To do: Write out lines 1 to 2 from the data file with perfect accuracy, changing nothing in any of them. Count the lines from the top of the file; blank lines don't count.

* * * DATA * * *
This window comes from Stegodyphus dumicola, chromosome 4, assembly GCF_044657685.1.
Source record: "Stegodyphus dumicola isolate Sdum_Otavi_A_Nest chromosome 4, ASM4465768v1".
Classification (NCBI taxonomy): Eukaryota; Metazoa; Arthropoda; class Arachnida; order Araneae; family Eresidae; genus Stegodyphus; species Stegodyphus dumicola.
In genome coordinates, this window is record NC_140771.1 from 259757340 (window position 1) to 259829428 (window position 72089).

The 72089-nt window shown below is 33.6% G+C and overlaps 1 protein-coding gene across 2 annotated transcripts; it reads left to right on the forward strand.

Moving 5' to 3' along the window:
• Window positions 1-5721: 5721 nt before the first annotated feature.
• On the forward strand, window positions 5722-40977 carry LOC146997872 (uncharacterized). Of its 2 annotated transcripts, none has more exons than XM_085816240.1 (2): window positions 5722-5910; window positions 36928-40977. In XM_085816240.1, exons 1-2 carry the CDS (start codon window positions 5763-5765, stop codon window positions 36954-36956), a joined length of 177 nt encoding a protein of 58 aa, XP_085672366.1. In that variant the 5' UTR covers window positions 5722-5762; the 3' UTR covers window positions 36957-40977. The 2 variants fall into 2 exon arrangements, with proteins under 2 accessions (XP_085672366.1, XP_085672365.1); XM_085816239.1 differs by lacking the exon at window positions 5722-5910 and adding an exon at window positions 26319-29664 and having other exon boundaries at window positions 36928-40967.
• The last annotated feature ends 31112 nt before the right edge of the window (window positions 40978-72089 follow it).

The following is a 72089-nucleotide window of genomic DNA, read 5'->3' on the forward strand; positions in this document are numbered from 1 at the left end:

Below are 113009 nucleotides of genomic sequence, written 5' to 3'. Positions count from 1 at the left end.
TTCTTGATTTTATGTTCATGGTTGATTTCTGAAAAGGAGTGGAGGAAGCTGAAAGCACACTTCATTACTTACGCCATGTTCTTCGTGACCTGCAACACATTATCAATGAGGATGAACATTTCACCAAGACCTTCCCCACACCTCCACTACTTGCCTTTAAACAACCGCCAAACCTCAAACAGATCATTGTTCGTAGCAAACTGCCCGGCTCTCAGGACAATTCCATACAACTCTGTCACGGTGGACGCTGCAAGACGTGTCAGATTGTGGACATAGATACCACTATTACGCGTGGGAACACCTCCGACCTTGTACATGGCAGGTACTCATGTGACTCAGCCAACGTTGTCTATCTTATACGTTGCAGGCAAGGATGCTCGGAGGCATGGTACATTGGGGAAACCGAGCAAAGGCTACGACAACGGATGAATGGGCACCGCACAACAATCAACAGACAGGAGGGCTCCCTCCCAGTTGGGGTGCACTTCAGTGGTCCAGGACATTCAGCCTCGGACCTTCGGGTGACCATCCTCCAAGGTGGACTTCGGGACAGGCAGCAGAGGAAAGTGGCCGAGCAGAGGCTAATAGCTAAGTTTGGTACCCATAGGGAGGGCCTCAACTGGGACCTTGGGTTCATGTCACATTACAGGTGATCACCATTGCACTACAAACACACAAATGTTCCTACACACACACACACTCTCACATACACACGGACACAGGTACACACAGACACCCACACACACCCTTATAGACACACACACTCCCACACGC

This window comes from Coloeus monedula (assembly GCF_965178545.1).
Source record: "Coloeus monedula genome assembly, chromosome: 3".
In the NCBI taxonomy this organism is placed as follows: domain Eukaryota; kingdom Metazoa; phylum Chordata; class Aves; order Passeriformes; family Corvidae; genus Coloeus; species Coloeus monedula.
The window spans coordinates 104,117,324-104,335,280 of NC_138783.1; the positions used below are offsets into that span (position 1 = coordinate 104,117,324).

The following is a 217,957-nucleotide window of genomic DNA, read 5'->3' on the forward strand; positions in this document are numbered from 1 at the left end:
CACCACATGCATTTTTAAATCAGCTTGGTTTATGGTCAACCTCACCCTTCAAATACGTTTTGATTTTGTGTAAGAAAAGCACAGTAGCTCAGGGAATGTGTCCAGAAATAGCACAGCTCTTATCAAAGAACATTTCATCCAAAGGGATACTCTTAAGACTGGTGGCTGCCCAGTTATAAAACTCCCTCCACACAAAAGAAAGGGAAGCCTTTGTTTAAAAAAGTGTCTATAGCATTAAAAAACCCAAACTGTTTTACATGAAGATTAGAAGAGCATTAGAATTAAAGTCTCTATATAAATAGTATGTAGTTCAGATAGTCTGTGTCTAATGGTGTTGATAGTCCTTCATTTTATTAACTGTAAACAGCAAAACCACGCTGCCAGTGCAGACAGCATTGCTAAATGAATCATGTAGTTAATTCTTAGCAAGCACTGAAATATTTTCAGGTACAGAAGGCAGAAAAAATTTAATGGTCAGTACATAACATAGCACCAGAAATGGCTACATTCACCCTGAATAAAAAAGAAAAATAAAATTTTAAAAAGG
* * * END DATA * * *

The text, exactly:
This window comes from Stegodyphus dumicola, chromosome 4, assembly GCF_044657685.1.
Source record: "Stegodyphus dumicola isolate Sdum_Otavi_A_Nest chromosome 4, ASM4465768v1".